First midwinter airdrop to an Australian Antarctic station

Pallets of cargo being deployed out the back of a C17A aircraft over Antarctica.
The cargo was deployed from the C-17A at 3500 ft. The aircraft slowed to a speed of 145 kts (270 km/h) to conduct the drop. (Photo: ęChad Griffiths/RAAF)
Three padded containers of cargo parachuting through the cloud above the Casey plateau.Cargo attached to a parachute safely on the ground in Antarctica.

Medical supplies, mail and tractor parts formed part of the very first midwinter airdrop of supplies to an Australian Antarctic station in June.

In complete darkness and with temperatures below -30°C, a Royal Australian Air Force (RAAF) C-17A Globemaster III dropped 1500 kg of cargo for the Australian Antarctic Division onto the Casey plateau.

The Antarctic Division’s Future Concepts Manager, Matt Filipowski, said that until now, access to Australia’s Antarctic stations has been limited to the summer months between October and March.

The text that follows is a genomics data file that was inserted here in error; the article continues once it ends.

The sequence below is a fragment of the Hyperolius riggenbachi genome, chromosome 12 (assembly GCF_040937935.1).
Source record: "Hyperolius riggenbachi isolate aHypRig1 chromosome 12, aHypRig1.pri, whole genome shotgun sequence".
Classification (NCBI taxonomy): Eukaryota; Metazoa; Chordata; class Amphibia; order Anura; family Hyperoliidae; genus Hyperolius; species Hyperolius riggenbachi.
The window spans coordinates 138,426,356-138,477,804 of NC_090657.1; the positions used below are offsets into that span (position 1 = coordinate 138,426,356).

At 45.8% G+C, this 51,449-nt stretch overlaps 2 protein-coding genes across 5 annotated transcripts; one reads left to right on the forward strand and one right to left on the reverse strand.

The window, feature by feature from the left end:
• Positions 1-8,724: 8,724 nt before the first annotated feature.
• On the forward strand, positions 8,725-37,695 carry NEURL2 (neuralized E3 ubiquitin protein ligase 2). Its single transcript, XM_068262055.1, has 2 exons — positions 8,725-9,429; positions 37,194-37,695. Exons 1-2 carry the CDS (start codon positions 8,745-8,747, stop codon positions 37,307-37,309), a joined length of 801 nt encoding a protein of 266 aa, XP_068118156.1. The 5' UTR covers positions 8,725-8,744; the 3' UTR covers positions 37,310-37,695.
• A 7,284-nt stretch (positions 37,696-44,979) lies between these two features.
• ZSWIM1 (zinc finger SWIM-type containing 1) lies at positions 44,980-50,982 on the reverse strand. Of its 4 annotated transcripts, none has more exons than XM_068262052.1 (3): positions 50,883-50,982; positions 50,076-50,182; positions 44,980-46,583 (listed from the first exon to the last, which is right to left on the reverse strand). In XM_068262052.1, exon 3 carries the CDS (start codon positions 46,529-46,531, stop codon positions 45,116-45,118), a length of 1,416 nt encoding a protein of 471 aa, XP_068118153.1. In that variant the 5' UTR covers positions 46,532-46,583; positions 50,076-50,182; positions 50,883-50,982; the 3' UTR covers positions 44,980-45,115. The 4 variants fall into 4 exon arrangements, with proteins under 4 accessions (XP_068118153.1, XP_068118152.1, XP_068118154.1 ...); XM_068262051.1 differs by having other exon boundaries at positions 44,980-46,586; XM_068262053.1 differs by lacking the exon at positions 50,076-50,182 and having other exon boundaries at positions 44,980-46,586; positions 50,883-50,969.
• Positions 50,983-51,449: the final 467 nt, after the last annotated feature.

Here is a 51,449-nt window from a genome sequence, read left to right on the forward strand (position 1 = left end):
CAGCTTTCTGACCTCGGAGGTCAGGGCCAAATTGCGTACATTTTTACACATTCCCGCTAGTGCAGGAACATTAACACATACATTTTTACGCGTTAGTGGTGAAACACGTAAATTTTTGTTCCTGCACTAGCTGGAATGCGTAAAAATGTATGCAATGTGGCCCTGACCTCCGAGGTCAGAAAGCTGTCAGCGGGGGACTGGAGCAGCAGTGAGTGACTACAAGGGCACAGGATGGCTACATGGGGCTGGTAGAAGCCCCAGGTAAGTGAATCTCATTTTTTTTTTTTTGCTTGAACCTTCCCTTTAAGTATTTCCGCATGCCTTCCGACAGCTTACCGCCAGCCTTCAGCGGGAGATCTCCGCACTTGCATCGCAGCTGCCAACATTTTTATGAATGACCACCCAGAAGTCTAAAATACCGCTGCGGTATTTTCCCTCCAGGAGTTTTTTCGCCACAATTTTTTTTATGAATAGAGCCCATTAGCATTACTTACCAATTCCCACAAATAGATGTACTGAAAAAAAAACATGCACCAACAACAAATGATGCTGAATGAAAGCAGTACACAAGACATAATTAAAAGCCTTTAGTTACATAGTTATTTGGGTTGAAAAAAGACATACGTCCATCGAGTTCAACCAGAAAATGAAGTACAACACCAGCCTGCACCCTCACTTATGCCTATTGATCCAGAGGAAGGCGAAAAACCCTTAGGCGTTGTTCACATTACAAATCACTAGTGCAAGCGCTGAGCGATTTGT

“We can’t reach our stations by sea or air in winter, due the darkness, sea ice and extreme temperatures,” Mr Filipowski said.

“But this capability test with the RAAF C-17A has shown we can now drop essential supplies and equipment year round.”

RAAF Flight Lieutenant Doug Susans said the aircraft routinely undertook airdrops across the globe, but this was the first time in winter in a polar region.

“We undertook training in the simulators before the mission to make sure we were familiar with the locations, timings and observations,” he said.

This is phase two of a trial using the RAAF planes in Antarctica. Last season the C-17A made six successful trips to Australia’s Wilkins Aerodrome to provide heavy-lift cargo for the Australian Antarctic Program (Australian Antarctic Magazine 30: 24-25, 2016). 

Nisha Harris
Australian Antarctic Division